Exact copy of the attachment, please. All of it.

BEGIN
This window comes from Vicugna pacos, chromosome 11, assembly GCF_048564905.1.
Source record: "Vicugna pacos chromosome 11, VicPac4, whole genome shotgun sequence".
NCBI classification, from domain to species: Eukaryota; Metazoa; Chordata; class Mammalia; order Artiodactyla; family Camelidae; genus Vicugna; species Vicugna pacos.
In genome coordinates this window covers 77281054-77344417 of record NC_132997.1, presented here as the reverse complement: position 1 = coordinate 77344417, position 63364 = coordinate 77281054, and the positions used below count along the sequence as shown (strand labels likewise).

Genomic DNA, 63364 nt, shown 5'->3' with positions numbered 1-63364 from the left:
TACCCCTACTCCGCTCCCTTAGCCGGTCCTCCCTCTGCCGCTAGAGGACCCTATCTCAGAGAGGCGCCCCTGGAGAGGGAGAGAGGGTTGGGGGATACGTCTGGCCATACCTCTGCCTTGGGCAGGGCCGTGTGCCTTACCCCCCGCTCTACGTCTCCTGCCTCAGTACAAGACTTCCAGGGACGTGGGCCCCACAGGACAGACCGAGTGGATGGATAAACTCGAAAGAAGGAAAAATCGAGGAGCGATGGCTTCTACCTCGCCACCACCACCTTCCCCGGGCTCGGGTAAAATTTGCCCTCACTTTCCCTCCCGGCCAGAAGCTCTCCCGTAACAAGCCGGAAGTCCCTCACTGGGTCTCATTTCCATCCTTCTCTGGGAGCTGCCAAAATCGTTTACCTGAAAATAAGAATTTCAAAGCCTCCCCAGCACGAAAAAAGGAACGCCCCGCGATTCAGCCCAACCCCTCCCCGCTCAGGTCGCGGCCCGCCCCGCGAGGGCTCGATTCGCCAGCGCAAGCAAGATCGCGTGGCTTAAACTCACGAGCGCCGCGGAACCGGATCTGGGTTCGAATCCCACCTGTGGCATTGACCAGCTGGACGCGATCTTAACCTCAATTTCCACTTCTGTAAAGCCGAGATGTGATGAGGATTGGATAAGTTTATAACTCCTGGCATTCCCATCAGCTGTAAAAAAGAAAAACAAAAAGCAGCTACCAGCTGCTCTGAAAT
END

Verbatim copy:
This window comes from Vicugna pacos, chromosome 11, assembly GCF_048564905.1.
Source record: "Vicugna pacos chromosome 11, VicPac4, whole genome shotgun sequence".
NCBI classification, from domain to species: Eukaryota; Metazoa; Chordata; class Mammalia; order Artiodactyla; family Camelidae; genus Vicugna; species Vicugna pacos.
In genome coordinates this window covers 77281054-77344417 of record NC_132997.1, presented here as the reverse complement: position 1 = coordinate 77344417, position 63364 = coordinate 77281054, and the positions used below count along the sequence as shown (strand labels likewise).

Genomic DNA, 63364 nt, shown 5'->3' with positions numbered 1-63364 from the left:
TACCCCTACTCCGCTCCCTTAGCCGGTCCTCCCTCTGCCGCTAGAGGACCCTATCTCAGAGAGGCGCCCCTGGAGAGGGAGAGAGGGTTGGGGGATACGTCTGGCCATACCTCTGCCTTGGGCAGGGCCGTGTGCCTTACCCCCCGCTCTACGTCTCCTGCCTCAGTACAAGACTTCCAGGGACGTGGGCCCCACAGGACAGACCGAGTGGATGGATAAACTCGAAAGAAGGAAAAATCGAGGAGCGATGGCTTCTACCTCGCCACCACCACCTTCCCCGGGCTCGGGTAAAATTTGCCCTCACTTTCCCTCCCGGCCAGAAGCTCTCCCGTAACAAGCCGGAAGTCCCTCACTGGGTCTCATTTCCATCCTTCTCTGGGAGCTGCCAAAATCGTTTACCTGAAAATAAGAATTTCAAAGCCTCCCCAGCACGAAAAAAGGAACGCCCCGCGATTCAGCCCAACCCCTCCCCGCTCAGGTCGCGGCCCGCCCCGCGAGGGCTCGATTCGCCAGCGCAAGCAAGATCGCGTGGCTTAAACTCACGAGCGCCGCGGAACCGGATCTGGGTTCGAATCCCACCTGTGGCATTGACCAGCTGGACGCGATCTTAACCTCAATTTCCACTTCTGTAAAGCCGAGATGTGATGAGGATTGGATAAGTTTATAACTCCTGGCATTCCCATCAGCTGTAAAAAAGAAAAACAAAAAGCAGCTACCAGCTGCTCTGAAAT